Your company’s recipes, methodologies and customer base are what distinguish it from the competition. If this information is disclosed to third parties, it could detrimentally hurt your business because a competitor could seemingly replicate the same or similar beverage. It is important that you protect your company’s trade secrets, customer relationship and other confidential information from employees, especially the brew master or distiller, in the event the employment relationship ends.
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If you are considering venturing into the distillery business, in New Jersey, Pennsylvania, or any other state, it is important to know what the Federal Government’s rules, regulated through the Alcohol and Tobacco Tax and Trade Bureau (“TTB”), provide for the location, use of plants and production of distilled spirits. The following article highlight’s the TTB’s rules and regulations:
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In a prior post, the Restricted Brewery License was reviewed. This license permits the operation of a “brew pub” on the licensed premises. In this respect, the brew pub may supply malt alcoholic beverages that it brews on premises for consumption in an adjoining restaurant that is operated regularly and principally for the purpose of providing meals to its customers and having kitchen and dining facilities. As previously discussed, the holder of a Restricted Brewery License may only produce up to 10,000 barrels for on-premises consumption or sale to licensed wholesalers, and this license may only be granted to a party that also owns a Plenary Retail Consumption License that is operated in conjunction with the above-referenced restaurant.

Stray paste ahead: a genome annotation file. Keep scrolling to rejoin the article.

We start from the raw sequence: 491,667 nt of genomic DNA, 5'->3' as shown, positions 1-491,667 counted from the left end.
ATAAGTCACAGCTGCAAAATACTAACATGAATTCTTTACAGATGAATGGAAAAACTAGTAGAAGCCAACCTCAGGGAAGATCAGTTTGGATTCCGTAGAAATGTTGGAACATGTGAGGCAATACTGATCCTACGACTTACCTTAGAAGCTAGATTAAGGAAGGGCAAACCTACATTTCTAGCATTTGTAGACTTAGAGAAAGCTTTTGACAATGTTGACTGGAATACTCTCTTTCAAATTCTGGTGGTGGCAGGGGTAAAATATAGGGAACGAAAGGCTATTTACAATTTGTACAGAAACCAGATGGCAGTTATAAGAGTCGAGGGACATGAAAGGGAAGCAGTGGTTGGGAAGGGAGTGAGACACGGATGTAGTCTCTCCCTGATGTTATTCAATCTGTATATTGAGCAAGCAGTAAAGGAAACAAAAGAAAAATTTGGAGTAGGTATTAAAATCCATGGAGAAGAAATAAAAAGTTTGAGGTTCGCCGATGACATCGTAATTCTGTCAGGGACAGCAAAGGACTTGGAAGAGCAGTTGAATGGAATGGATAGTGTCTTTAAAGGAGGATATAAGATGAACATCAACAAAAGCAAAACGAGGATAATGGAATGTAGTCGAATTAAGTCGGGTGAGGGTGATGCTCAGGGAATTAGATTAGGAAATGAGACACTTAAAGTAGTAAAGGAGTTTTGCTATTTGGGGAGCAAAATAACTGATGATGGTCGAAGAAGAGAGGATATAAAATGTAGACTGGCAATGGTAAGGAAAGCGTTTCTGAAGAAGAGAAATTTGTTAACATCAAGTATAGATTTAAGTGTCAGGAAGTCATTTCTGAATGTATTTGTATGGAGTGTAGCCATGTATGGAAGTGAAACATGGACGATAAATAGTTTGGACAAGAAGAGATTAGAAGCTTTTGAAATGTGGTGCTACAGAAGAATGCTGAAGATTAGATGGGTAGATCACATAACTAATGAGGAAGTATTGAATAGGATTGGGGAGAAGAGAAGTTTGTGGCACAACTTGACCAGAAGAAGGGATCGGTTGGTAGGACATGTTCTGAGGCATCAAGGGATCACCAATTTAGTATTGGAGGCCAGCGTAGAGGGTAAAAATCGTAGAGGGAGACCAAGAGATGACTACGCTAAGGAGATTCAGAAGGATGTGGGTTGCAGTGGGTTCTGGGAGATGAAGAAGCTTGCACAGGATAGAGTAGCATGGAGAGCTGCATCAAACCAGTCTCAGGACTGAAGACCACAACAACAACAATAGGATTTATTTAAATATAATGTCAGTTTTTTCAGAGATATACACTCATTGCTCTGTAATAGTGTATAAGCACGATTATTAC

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In an effort to level the playing field with winemakers and craft brewers, new legislation was proposed in the House of Representatives on February 25, 2014 that would greatly reduce the federal excise tax rate on craft distillers. Congressman Chris Gibson filed the bill. HR 4083, which is named the “Distillery Excise Tax Reform Act of 2014”.
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In an earlier entry, the new Craft Distillery License was reviewed, which became effective for issuance December 1, 2013. Generally, this license presents a cost-effective option for artisan distillers to establish operations within the State. It also provides distillers the opportunity to generate revenues at their licensed premises by permitting them to offer their products for retail sale direct to consumers for on or off premises consumption. However, in making the determination to apply for this license, there are important considerations that the prospective licensee should take into account before establishing operations.
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Next fall, Auburn University in Alabama will become only the second university in the country to offer a degree in brewing beer. With this new degree, the University is attempting to tap into the booming craft brew industry. Auburn’s Department of Nutrition, Dietetics, and Hospitality Management has worked closely with the business and engineering schools to create a comprehensive curriculum for the new graduate certification in brewing science.
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